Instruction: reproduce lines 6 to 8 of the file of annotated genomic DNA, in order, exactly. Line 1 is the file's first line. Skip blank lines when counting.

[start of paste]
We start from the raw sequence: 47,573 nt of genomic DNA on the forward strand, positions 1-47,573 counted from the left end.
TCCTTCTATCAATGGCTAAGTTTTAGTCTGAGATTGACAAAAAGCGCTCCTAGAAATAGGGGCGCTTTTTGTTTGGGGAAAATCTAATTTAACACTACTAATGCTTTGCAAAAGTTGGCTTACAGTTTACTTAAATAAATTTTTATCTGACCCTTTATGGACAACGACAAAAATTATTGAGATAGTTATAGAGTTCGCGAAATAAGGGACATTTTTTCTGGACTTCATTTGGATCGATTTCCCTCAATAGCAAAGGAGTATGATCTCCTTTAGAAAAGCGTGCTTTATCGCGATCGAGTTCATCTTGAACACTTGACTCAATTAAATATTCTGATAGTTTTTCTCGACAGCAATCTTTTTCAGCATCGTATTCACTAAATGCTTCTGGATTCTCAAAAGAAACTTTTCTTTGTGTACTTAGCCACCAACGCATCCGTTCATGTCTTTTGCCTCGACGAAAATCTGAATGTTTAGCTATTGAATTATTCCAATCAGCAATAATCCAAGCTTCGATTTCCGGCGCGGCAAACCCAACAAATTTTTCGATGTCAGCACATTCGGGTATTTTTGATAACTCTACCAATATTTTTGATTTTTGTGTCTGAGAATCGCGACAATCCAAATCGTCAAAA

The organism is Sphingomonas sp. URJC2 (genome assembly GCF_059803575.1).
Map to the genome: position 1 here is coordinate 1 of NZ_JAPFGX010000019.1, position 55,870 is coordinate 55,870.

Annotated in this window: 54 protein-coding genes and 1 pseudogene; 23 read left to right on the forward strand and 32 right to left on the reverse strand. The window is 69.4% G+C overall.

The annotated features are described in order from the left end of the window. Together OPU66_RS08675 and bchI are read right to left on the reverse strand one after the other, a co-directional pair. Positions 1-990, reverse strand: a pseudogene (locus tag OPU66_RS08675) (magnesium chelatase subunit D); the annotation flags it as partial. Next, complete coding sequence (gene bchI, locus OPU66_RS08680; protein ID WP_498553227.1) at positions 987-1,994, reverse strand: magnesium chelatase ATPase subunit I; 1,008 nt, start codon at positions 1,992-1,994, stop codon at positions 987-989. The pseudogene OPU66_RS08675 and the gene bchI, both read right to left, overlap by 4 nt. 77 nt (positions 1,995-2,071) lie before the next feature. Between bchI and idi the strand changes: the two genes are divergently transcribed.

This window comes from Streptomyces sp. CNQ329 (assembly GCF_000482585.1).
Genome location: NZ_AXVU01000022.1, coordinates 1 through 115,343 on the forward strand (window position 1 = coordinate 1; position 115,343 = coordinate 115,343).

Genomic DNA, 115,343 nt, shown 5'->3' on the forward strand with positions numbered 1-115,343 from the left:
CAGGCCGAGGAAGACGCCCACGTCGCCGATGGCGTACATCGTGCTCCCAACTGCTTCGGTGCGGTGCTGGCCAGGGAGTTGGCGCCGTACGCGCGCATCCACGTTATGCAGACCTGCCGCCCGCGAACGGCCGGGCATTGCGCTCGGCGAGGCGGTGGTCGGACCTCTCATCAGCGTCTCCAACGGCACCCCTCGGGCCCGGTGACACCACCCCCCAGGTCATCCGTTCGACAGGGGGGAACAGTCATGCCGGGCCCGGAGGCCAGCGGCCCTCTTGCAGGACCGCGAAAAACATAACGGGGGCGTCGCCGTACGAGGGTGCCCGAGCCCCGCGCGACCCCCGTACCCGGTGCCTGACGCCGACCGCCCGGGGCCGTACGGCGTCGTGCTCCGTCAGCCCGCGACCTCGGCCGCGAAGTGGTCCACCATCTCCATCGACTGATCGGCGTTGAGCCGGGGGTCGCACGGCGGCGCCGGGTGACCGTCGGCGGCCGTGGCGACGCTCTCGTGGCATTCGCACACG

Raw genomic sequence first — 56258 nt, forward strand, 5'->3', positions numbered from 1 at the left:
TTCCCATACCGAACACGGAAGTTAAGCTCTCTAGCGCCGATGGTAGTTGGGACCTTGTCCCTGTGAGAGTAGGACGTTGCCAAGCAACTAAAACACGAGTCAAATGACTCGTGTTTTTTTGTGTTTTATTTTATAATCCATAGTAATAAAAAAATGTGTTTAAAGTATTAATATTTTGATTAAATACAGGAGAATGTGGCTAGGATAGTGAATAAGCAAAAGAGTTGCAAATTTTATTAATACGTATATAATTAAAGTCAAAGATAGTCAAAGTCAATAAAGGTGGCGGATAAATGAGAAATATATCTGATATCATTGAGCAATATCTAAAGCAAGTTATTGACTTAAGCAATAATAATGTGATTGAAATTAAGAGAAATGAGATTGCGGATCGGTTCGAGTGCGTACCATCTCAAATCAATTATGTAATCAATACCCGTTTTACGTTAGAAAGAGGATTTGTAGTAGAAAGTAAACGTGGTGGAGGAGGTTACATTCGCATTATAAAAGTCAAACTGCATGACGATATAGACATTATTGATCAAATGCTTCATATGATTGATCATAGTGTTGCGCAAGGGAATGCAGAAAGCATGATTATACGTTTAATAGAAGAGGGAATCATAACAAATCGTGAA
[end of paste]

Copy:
The annotated features are described in order from the left end of the window. Together OPU66_RS08675 and bchI are read right to left on the reverse strand one after the other, a co-directional pair. Positions 1-990, reverse strand: a pseudogene (locus tag OPU66_RS08675) (magnesium chelatase subunit D); the annotation flags it as partial. Next, complete coding sequence (gene bchI, locus OPU66_RS08680; protein ID WP_498553227.1) at positions 987-1,994, reverse strand: magnesium chelatase ATPase subunit I; 1,008 nt, start codon at positions 1,992-1,994, stop codon at positions 987-989. The pseudogene OPU66_RS08675 and the gene bchI, both read right to left, overlap by 4 nt. 77 nt (positions 1,995-2,071) lie before the next feature. Between bchI and idi the strand changes: the two genes are divergently transcribed.

This window comes from Streptomyces sp. CNQ329 (assembly GCF_000482585.1).
Genome location: NZ_AXVU01000022.1, coordinates 1 through 115,343 on the forward strand (window position 1 = coordinate 1; position 115,343 = coordinate 115,343).